California Ethnic Studies Act Removes Whitewashing From History
For the publisher: California is finally the first state to make ethnic studies a requirement for graduating from high school. Kudos to Governor Gavin Newsom for signing this bill.
As an indigenous Maya and father of two teenagers in public schools, I know it will help my children learn more about our history and the contributions of the various ethnic groups that have built our country, as well as the injustices we have. suffered by the white “colonists”. . “
While this is not the silver bullet needed to address inequalities in the education of Latino students, it will help eliminate racism and provide a platform to share the rich contributions of our ethnic communities to the Golden State. It will also help ease the common pain people of color experience as our history has been whitewashed.
I am thankful that our children are finally discovering the good, the bad and the ugly of our American history.
Luis Alfredo Vasquez-Ajmac, Redondo Beach
For the publisher: So close, but so far.
The new law on ethnic studies is desperately needed. White students and students of color will benefit from learning how the historic racial barriers facing certain groups in this country have shaped current American society.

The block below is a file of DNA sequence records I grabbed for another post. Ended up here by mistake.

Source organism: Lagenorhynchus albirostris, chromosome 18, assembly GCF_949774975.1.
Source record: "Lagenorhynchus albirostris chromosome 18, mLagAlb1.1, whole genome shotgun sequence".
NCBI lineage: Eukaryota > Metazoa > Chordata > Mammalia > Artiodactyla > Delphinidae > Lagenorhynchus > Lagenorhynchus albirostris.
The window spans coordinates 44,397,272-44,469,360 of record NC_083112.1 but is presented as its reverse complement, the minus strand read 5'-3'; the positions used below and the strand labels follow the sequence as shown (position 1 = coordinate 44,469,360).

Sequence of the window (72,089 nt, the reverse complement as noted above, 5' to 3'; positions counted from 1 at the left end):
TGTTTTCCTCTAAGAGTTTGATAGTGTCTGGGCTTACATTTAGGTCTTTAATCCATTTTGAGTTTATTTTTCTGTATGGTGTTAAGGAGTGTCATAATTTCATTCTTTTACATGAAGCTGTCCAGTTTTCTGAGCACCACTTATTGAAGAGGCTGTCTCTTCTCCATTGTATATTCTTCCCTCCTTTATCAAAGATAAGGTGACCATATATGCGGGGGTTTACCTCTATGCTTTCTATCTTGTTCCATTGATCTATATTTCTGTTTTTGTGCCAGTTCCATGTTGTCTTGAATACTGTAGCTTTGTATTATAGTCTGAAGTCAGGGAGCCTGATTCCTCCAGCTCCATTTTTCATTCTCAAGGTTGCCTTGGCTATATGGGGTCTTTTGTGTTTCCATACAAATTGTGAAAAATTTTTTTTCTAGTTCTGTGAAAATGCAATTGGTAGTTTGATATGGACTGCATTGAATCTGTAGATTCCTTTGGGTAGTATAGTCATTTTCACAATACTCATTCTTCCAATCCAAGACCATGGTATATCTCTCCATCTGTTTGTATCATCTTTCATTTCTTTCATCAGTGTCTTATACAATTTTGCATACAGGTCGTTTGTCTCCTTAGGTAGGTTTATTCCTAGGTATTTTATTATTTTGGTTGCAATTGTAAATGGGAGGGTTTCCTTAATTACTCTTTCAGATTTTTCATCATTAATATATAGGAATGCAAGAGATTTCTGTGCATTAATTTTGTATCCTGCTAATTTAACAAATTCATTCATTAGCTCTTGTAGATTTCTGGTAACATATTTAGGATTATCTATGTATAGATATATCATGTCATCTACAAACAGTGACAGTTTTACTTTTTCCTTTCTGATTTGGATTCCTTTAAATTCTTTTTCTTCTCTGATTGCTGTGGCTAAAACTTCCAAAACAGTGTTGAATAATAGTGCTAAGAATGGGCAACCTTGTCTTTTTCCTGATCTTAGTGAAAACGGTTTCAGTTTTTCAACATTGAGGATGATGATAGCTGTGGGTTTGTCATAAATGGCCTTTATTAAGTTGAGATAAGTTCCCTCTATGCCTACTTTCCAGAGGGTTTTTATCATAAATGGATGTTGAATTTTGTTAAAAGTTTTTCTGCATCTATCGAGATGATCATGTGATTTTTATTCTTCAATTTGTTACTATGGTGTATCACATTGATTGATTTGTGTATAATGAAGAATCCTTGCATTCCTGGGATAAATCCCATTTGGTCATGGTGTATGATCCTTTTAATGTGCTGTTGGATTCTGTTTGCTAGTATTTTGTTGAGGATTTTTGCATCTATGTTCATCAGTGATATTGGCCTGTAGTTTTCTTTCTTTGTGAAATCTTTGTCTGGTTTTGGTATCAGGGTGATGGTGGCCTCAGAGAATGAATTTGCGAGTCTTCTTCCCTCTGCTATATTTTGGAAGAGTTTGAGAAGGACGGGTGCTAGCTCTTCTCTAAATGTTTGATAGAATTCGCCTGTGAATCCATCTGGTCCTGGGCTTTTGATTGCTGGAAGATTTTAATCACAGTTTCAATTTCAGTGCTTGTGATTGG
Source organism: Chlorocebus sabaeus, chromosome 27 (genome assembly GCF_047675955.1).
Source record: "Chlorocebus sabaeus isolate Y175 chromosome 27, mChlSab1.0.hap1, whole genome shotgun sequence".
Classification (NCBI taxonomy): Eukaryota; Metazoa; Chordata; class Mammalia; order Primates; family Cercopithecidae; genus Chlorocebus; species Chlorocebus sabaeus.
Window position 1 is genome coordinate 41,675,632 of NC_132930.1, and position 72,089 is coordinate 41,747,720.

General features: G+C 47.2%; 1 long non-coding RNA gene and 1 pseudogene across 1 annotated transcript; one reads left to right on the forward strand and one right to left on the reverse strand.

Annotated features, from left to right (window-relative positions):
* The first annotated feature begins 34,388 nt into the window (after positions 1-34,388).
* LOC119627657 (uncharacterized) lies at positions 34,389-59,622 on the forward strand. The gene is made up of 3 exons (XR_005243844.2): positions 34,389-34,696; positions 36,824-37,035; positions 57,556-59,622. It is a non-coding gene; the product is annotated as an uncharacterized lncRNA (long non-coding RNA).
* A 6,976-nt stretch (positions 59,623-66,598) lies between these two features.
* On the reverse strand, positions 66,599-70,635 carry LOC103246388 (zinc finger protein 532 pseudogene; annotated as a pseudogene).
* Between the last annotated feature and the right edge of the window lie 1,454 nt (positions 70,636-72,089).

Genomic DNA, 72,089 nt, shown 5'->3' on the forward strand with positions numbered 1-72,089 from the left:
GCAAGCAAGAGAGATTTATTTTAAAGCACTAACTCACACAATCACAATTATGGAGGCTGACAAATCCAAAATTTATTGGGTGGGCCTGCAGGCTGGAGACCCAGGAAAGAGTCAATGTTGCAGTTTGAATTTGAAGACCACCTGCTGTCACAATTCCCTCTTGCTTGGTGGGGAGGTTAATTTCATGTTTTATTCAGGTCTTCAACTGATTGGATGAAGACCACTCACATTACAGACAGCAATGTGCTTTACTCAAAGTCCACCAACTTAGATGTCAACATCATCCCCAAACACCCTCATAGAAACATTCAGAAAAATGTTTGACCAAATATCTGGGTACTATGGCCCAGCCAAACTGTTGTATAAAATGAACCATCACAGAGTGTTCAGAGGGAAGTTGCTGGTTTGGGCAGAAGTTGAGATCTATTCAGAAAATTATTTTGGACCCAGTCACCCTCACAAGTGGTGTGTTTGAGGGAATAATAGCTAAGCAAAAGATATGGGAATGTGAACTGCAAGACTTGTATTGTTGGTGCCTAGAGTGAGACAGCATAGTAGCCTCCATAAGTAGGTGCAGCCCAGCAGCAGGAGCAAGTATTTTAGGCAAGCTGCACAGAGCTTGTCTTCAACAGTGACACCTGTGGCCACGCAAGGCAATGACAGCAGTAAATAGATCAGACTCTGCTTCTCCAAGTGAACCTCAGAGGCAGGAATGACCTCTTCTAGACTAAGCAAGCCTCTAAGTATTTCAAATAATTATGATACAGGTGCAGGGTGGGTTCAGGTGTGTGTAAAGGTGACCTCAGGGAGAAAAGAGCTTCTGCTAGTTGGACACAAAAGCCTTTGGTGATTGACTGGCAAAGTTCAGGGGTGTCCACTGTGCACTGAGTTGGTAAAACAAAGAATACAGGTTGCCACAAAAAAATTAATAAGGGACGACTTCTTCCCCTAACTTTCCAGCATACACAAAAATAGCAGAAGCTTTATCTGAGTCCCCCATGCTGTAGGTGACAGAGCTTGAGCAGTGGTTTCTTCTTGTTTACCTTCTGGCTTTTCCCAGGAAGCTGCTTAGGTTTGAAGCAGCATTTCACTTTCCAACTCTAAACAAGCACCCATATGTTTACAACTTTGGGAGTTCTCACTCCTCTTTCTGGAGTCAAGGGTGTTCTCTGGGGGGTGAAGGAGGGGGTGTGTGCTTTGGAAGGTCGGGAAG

Unfortunately, it is not until 2025 that all public high schools will have to offer an ethnic studies course. This time lag and the requirement that course material be subject to public scrutiny leaves a huge opportunity for those who view ethnic studies as a source of division to thwart their effectiveness.
These opponents do not concede that systemic racism has played a preponderant role in the development of this country and that its roots continue to grow to this day. It is ironic that the need for a requirement for ethnic studies is directly proportional to the opposition it has generated.
Agustin Medina, Pasadena South
For the publisher: If indeed the goal of education is to provide every student with the tools to live morally, creatively and productively, our children and our society are best served by requiring lessons in two fundamental subjects that continue to be ignored: ethics and personal finance.
The value of ethnic studies is paltry in comparison.
Mario Tapanes, El Segundo
For the publisher: I’m glad Newsom signed the bill mandating ethnic studies, which is already required in the Los Angeles Unified School District.
But before economics replaced grade 10 social studies electives in the high school curriculum in the mid-1980s, ethnic studies were at most LAUSD high schools. From 1972 to 1984, I taught Mexican-American Studies at Theodore Roosevelt High School.
In 1970, United Teachers Los Angeles required all LAUSD schools with a majority of Mexican American and African American students to offer ethnic studies. Teachers have long known the value of ethnic studies to our diverse student body.
John Perez, North Hollywood